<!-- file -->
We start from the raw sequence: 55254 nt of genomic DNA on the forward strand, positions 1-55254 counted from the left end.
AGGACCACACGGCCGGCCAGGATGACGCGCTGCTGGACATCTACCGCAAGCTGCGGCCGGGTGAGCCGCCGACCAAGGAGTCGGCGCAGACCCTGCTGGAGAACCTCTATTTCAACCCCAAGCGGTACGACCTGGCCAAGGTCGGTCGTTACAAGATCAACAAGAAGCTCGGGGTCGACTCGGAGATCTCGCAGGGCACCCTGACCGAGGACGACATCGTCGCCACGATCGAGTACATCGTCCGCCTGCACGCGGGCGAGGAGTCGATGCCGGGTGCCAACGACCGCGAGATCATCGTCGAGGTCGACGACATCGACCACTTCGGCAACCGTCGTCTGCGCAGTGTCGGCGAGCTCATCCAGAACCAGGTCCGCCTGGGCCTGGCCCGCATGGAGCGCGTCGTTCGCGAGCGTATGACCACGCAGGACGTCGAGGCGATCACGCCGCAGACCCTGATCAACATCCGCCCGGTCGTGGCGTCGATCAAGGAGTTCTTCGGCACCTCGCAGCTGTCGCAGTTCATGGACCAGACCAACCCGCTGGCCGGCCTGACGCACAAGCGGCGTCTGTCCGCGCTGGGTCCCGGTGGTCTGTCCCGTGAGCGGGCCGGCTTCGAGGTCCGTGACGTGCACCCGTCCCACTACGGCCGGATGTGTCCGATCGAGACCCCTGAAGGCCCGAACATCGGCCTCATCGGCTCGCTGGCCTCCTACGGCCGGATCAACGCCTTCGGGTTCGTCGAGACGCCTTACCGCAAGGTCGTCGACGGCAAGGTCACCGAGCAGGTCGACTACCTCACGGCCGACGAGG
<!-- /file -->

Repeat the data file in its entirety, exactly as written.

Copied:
We start from the raw sequence: 55254 nt of genomic DNA on the forward strand, positions 1-55254 counted from the left end.
AGGACCACACGGCCGGCCAGGATGACGCGCTGCTGGACATCTACCGCAAGCTGCGGCCGGGTGAGCCGCCGACCAAGGAGTCGGCGCAGACCCTGCTGGAGAACCTCTATTTCAACCCCAAGCGGTACGACCTGGCCAAGGTCGGTCGTTACAAGATCAACAAGAAGCTCGGGGTCGACTCGGAGATCTCGCAGGGCACCCTGACCGAGGACGACATCGTCGCCACGATCGAGTACATCGTCCGCCTGCACGCGGGCGAGGAGTCGATGCCGGGTGCCAACGACCGCGAGATCATCGTCGAGGTCGACGACATCGACCACTTCGGCAACCGTCGTCTGCGCAGTGTCGGCGAGCTCATCCAGAACCAGGTCCGCCTGGGCCTGGCCCGCATGGAGCGCGTCGTTCGCGAGCGTATGACCACGCAGGACGTCGAGGCGATCACGCCGCAGACCCTGATCAACATCCGCCCGGTCGTGGCGTCGATCAAGGAGTTCTTCGGCACCTCGCAGCTGTCGCAGTTCATGGACCAGACCAACCCGCTGGCCGGCCTGACGCACAAGCGGCGTCTGTCCGCGCTGGGTCCCGGTGGTCTGTCCCGTGAGCGGGCCGGCTTCGAGGTCCGTGACGTGCACCCGTCCCACTACGGCCGGATGTGTCCGATCGAGACCCCTGAAGGCCCGAACATCGGCCTCATCGGCTCGCTGGCCTCCTACGGCCGGATCAACGCCTTCGGGTTCGTCGAGACGCCTTACCGCAAGGTCGTCGACGGCAAGGTCACCGAGCAGGTCGACTACCTCACGGCCGACGAGG